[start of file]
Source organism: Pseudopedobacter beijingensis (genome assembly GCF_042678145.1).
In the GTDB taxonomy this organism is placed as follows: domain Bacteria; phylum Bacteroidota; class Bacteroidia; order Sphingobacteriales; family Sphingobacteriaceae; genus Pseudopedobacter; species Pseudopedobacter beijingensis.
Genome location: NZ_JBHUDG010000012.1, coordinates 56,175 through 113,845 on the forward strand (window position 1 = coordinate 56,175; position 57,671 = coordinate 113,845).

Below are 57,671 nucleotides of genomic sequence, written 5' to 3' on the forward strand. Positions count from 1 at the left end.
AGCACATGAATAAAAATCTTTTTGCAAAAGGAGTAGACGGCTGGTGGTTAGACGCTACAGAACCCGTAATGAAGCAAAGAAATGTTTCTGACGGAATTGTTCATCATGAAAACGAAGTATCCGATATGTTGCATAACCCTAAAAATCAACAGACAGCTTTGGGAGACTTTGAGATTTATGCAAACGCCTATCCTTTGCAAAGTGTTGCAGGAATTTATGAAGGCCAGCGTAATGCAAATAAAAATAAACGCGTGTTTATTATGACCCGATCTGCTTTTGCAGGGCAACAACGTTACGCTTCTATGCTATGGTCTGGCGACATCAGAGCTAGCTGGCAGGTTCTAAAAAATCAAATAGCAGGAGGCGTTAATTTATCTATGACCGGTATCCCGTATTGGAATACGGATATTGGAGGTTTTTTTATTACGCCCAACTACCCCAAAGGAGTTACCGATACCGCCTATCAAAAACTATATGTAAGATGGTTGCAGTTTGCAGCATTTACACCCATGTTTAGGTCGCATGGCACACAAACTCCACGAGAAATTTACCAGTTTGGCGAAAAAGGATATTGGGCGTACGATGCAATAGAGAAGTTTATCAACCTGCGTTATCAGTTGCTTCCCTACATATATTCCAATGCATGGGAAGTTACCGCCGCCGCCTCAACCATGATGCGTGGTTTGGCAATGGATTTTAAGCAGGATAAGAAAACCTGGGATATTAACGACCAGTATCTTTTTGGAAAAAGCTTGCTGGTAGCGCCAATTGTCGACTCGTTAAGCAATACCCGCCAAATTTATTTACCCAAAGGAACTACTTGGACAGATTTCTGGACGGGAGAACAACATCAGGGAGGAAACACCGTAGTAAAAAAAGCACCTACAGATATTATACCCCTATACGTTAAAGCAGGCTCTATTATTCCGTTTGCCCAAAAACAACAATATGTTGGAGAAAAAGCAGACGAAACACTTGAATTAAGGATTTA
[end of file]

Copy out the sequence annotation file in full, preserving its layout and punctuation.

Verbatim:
Source organism: Pseudopedobacter beijingensis (genome assembly GCF_042678145.1).
In the GTDB taxonomy this organism is placed as follows: domain Bacteria; phylum Bacteroidota; class Bacteroidia; order Sphingobacteriales; family Sphingobacteriaceae; genus Pseudopedobacter; species Pseudopedobacter beijingensis.
Genome location: NZ_JBHUDG010000012.1, coordinates 56,175 through 113,845 on the forward strand (window position 1 = coordinate 56,175; position 57,671 = coordinate 113,845).

Below are 57,671 nucleotides of genomic sequence, written 5' to 3' on the forward strand. Positions count from 1 at the left end.
AGCACATGAATAAAAATCTTTTTGCAAAAGGAGTAGACGGCTGGTGGTTAGACGCTACAGAACCCGTAATGAAGCAAAGAAATGTTTCTGACGGAATTGTTCATCATGAAAACGAAGTATCCGATATGTTGCATAACCCTAAAAATCAACAGACAGCTTTGGGAGACTTTGAGATTTATGCAAACGCCTATCCTTTGCAAAGTGTTGCAGGAATTTATGAAGGCCAGCGTAATGCAAATAAAAATAAACGCGTGTTTATTATGACCCGATCTGCTTTTGCAGGGCAACAACGTTACGCTTCTATGCTATGGTCTGGCGACATCAGAGCTAGCTGGCAGGTTCTAAAAAATCAAATAGCAGGAGGCGTTAATTTATCTATGACCGGTATCCCGTATTGGAATACGGATATTGGAGGTTTTTTTATTACGCCCAACTACCCCAAAGGAGTTACCGATACCGCCTATCAAAAACTATATGTAAGATGGTTGCAGTTTGCAGCATTTACACCCATGTTTAGGTCGCATGGCACACAAACTCCACGAGAAATTTACCAGTTTGGCGAAAAAGGATATTGGGCGTACGATGCAATAGAGAAGTTTATCAACCTGCGTTATCAGTTGCTTCCCTACATATATTCCAATGCATGGGAAGTTACCGCCGCCGCCTCAACCATGATGCGTGGTTTGGCAATGGATTTTAAGCAGGATAAGAAAACCTGGGATATTAACGACCAGTATCTTTTTGGAAAAAGCTTGCTGGTAGCGCCAATTGTCGACTCGTTAAGCAATACCCGCCAAATTTATTTACCCAAAGGAACTACTTGGACAGATTTCTGGACGGGAGAACAACATCAGGGAGGAAACACCGTAGTAAAAAAAGCACCTACAGATATTATACCCCTATACGTTAAAGCAGGCTCTATTATTCCGTTTGCCCAAAAACAACAATATGTTGGAGAAAAAGCAGACGAAACACTTGAATTAAGGATTTA